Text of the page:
“At this point, we haven’t ruled out anything. We’ve been working with the ILH office and we are hopeful we will have something for this season,” Valle added.
The possibility of cancellations led to some football players transferring to the mainland prior to the 2020 fall sports season. Baseball coaches aren’t expecting a similar exodus, whether it is from the ILH or OIA.
“I think they would have had to make that decision already,” longtime Mililani Baseball Coach Mark Hirayama said. “I think most schools would be starting about now on the mainland, or pretty soon.”
It seems unfair as heck, but a delay in spring sports may come down to potentially spiked numbers due to Super Bowl parties. Eyeballs will continue to be on daily COVID statistics this week.
“I would feel bad for the kids,” Hirayama said. “We need everyone to do their part to keep the numbers down.”
The nature of year-round baseball has helped seniors looking for opportunities at the next level. Scholarship offers and financial-aid packages have not dried up for baseball prospects.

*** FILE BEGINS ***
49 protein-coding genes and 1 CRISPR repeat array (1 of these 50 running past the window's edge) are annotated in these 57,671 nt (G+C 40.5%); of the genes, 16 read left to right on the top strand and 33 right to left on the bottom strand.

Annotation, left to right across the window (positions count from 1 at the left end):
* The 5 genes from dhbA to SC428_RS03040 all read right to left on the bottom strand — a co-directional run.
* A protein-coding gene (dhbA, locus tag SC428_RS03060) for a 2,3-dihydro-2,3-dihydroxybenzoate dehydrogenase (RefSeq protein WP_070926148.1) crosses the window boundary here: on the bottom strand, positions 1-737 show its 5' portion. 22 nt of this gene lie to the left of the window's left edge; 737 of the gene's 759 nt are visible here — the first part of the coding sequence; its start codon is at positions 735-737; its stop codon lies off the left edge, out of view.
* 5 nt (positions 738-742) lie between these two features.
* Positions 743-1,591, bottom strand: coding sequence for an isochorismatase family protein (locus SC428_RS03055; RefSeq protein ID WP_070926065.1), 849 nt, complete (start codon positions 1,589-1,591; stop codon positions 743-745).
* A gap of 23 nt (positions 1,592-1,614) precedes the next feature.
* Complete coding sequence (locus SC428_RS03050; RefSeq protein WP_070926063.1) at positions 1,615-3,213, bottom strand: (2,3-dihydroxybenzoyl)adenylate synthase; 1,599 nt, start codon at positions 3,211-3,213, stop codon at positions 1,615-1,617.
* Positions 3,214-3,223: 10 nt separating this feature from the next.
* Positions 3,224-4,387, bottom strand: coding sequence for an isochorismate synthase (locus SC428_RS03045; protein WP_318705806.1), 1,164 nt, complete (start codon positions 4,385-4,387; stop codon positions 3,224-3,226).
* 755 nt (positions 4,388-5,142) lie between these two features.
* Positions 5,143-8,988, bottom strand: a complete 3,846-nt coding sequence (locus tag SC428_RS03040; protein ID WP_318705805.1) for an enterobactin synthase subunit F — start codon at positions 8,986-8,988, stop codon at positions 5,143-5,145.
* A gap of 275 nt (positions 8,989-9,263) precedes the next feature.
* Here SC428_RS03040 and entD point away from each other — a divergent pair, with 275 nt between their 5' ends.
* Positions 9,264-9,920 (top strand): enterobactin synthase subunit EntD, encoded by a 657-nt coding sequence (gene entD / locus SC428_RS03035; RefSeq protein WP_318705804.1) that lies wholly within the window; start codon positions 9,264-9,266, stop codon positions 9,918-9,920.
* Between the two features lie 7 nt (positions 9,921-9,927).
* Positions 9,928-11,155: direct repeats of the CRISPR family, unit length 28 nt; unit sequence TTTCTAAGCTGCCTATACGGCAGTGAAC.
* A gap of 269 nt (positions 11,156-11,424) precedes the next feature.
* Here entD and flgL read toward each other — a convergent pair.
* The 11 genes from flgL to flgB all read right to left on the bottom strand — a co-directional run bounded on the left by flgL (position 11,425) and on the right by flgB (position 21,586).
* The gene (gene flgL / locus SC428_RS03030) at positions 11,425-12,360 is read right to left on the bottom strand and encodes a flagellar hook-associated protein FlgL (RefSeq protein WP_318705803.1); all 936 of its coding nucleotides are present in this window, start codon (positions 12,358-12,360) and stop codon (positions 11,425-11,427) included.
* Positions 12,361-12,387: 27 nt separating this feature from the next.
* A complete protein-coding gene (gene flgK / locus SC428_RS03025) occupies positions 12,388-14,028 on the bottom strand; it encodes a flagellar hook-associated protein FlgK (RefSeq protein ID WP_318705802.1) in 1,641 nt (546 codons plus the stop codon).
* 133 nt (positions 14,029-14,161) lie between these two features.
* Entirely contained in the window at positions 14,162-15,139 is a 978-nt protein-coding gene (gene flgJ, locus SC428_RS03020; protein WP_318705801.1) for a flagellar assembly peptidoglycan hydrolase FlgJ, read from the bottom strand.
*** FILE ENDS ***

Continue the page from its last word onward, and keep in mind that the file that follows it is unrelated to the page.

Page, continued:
“There are so many alternative venues for baseball players to get exposure outside of the traditional high school season,” Punahou Baseball Coach Keenan Sue said. “The landscape is very different and provides far more opportunity for the college-bound high school ballplayer who isn’t necessarily a Division-I prospect.”
Kamehameha Baseball Coach Daryl Kitagawa is hoping for the best.
“I think players, parents and ILH administration will wait. At least, I’m hoping they will,” he said.
Gusman is also a longtime college football referee. He worked eight games in the recently-completed season, which he said was his final run wearing the stripes. It is baseball he is longing to see.
“We just hope and pray that those in power see that we can do this safely. My guys are ready and I’m sure baseball players across the ILH and the state are hopeful they can play,” he said. “(Another cancellation) would be so unfortunate. It would be crazy to have my seniors this year just wiped out for two straight years. Those guys have been lifting on their own in small groups, doing all the things that we’ve asked. To not be able to play, baseball is a game you have to play. It’s hard to stay up on it without playing.”
ILH softball is in a similar predicament, but there are significantly more programs that have on-campus fields.